Storage of the Reconstituted and Diluted Solutions
Reconstituted vials, as described above, may be stored either refrigerated at 2°C to 8°C (36°F to 46°F), or at controlled room temperature 20°C to 25°C (68°F to 77°F) for up to 24 hours. Do not freeze.
Once diluted into the intravenous bag, as described above, Baxdela may be stored either refrigerated at 2°C to 8°C (36°F to 46°F) or at a controlled room temperature of 20°C to 25°C (68°F to 77°F) for up to 24 hours. Do not freeze.
After reconstitution and dilution, administer Baxdela by intravenous infusion, using a total infusion time of 60 minutes [see Dosage and Administration (2.1)].
The compatibility of reconstituted Baxdela with intravenous medications, additives, or substances other than D5W or 0.9% Sodium Chloride Injection has not been established. If a common intravenous line is being used to administer other drugs in addition to Baxdela the line should be flushed before and after each Baxdela infusion with 0.9% Sodium Chloride Injection or D5W.
Dosage Forms and Strengths
Baxdela for Injection: A sterile, lyophilized powder containing 300 mg delafloxacin (equivalent to 433 mg delafloxacin meglumine) in a single-dose vial which must be reconstituted and further diluted prior to intravenous infusion. The lyophilized powder is a light yellow to tan cake, which may exhibit cracking and shrinkage and slight variation in texture and color.
Baxdela Tablets: Modified capsule shaped tablets in beige to mottled beige color with RX3341 debossed on one side containing 450 mg delafloxacin (equivalent to 649 mg delafloxacin meglumine).
Baxdela is contraindicated in patients with known hypersensitivity to delafloxacin or any of the fluoroquinolone class of antibacterial drugs, or any of the components of Baxdela [see Warnings and Precautions (5.6)].
Warnings and Precautions
Disabling and Potentially Irreversible Serious Adverse Reactions Including Tendinitis and Tendon Rupture, Peripheral Neuropathy and Central Nervous System Effects
Fluoroquinolones have been associated with disabling and potentially irreversible serious adverse reactions from different body systems that can occur together in the same patient. Commonly seen adverse reactions include tendinitis, tendon rupture, arthralgia, myalgia, peripheral neuropathy, and central nervous system effects (hallucinations, anxiety, depression, insomnia, severe headaches, and confusion). These reactions could occur within hours to weeks after starting a fluoroquinolone. Patients of any age or without pre-existing risk factors have experienced these adverse reactions [see Warnings and Precautions (5.2, 5.3 and 5.4)].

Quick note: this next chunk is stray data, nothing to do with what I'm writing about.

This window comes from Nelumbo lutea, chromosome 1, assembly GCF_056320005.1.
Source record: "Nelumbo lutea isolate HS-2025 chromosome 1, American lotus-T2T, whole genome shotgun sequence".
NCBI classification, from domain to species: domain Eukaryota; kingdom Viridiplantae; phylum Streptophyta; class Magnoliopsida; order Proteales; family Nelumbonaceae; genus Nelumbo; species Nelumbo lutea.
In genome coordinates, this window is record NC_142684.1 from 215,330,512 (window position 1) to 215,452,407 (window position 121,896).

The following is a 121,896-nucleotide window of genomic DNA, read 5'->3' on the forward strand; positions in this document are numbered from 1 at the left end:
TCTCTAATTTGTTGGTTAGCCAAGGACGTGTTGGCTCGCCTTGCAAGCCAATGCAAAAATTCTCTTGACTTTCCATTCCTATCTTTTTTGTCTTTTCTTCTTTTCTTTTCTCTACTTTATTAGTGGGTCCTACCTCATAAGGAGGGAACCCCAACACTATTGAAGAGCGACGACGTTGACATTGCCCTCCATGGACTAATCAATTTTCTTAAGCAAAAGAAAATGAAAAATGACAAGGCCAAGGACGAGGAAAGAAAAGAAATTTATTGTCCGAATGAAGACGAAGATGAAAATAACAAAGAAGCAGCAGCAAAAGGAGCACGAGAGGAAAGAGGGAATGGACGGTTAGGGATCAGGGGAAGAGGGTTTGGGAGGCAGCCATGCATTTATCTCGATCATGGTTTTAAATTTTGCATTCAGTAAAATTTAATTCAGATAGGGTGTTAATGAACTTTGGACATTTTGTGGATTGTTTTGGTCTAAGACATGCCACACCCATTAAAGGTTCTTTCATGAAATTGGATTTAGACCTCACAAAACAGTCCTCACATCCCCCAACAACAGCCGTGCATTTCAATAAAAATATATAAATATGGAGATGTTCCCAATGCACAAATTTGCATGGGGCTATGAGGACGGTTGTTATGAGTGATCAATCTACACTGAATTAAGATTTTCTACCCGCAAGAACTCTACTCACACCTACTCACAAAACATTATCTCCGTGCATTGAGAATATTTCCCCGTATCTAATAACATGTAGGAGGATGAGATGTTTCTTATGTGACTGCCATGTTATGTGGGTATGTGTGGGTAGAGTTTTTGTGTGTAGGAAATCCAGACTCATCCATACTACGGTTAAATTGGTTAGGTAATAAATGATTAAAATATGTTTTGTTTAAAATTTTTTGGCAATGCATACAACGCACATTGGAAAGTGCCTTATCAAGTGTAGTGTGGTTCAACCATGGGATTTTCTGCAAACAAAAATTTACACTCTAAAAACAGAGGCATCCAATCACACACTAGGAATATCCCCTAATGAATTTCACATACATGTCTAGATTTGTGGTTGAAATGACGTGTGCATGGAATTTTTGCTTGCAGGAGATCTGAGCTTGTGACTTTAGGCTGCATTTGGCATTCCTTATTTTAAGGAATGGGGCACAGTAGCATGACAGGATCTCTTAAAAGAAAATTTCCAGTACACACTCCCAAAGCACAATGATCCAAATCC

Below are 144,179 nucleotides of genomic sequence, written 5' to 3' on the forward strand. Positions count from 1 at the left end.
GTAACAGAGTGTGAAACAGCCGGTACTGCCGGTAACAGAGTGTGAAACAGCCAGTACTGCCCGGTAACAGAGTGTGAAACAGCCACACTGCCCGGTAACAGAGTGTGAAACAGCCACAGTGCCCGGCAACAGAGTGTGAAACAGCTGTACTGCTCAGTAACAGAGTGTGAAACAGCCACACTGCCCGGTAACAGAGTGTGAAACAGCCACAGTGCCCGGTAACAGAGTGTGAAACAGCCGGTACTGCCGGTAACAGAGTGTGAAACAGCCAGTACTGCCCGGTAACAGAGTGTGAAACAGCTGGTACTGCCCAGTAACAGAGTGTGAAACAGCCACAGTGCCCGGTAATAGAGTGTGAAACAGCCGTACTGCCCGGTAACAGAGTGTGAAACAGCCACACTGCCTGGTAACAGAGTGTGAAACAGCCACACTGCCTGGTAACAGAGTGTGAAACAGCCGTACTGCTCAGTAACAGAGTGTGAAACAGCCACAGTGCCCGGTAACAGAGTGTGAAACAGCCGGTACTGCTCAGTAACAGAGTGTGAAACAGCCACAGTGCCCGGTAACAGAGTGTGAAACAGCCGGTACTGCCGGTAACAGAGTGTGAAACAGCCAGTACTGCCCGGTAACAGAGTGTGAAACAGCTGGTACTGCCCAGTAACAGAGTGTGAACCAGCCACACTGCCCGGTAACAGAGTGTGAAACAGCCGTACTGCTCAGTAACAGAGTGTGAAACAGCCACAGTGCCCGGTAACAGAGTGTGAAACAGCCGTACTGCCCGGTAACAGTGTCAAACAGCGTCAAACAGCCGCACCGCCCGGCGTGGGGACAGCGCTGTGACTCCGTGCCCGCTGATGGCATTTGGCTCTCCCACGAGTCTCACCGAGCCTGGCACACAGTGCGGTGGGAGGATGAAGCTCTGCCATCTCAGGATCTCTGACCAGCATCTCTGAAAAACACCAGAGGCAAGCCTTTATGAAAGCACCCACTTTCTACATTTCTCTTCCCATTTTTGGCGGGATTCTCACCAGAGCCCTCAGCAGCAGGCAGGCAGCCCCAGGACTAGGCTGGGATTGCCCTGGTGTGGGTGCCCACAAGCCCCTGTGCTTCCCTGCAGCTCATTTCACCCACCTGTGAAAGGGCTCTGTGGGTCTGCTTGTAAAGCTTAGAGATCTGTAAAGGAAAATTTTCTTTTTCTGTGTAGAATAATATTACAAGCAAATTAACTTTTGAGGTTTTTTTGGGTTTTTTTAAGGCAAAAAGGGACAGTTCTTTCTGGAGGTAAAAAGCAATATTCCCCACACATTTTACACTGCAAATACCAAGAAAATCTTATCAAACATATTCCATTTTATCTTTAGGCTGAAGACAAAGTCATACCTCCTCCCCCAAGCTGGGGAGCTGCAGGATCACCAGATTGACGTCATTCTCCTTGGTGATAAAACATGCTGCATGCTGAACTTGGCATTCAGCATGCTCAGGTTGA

Discontinue Baxdela immediately at the first signs or symptoms of any serious adverse reaction. In addition, avoid the use of fluoroquinolones, including Baxdela, in patients who have experienced any of these serious adverse reactions associated with fluoroquinolones.
Tendinitis and Tendon Rupture
Fluoroquinolones have been associated with an increased risk of tendinitis and tendon rupture in all ages. This adverse reaction most frequently involves the Achilles tendon, and has also been reported with the rotator cuff (the shoulder), the hand, the biceps, the thumb, and other tendons. Tendinitis or tendon rupture can occur, within hours or days of starting a fluoroquinolone, or as long as several months after completion of fluoroquinolone therapy. Tendinitis and tendon rupture can occur bilaterally.
This risk of developing fluoroquinolone-associated tendinitis and tendon rupture is increased in patients over age 60 years of age, in patients taking corticosteroid drugs, and, in patients with kidney, heart, and lung transplant. Other factors that may independently increase the risk of tendon rupture include strenuous physical activity, renal failure, and previous tendon disorders such as rheumatoid arthritis. Tendinitis and tendon rupture have also occurred in patients taking fluoroquinolones who do not have the above risk factors.
Discontinue Baxdela immediately if the patient experiences pain, swelling, inflammation or rupture of a tendon. Advise patients, at the first sign of tendon pain, swelling, or inflammation, to stop taking Baxdela, to avoid exercise and use of the affected area, and to promptly contact their healthcare provider about changing to a non-quinolone antimicrobial drug. Avoid Baxdela in patients who have a history of tendon disorders or have experienced tendinitis or tendon rupture.
Fluoroquinolones have been associated with an increased risk of peripheral neuropathy. Cases of sensory or sensorimotor axonal polyneuropathy affecting small and/or large axons resulting in paresthesias, hypoesthesias, dysesthesias, and weakness have been reported in patients receiving fluoroquinolones, including Baxdela. Symptoms may occur soon after initiation of fluoroquinolones and may be irreversible in some patients [see Warnings and Precautions (5.1) and Adverse Reactions (6.1)].
Discontinue Baxdela immediately if the patient experiences symptoms of peripheral neuropathy including pain, burning, tingling, numbness, and/or weakness or other alterations of sensation including light touch, pain, temperature, position sense, and vibratory sensation and/or motor strength in order to minimize the development of an irreversible condition. Avoid fluoroquinolones, including Baxdela in patients who have previously experienced peripheral neuropathy [see Adverse Reactions (6.1)].
Central Nervous System Effects
Psychiatric Adverse Reactions
Fluoroquinolones have been associated with an increased risk of psychiatric adverse reactions, including: toxic psychosis; hallucinations, or paranoia; depression, or suicidal thoughts or acts; delirium, disorientation, confusion, or disturbances in attention; anxiety, agitation, or nervousness; insomnia or nightmares; memory impairment. These adverse reactions may occur following the first dose. If these reactions occur in patients receiving Baxdela, discontinue Baxdela immediately and institute appropriate measures.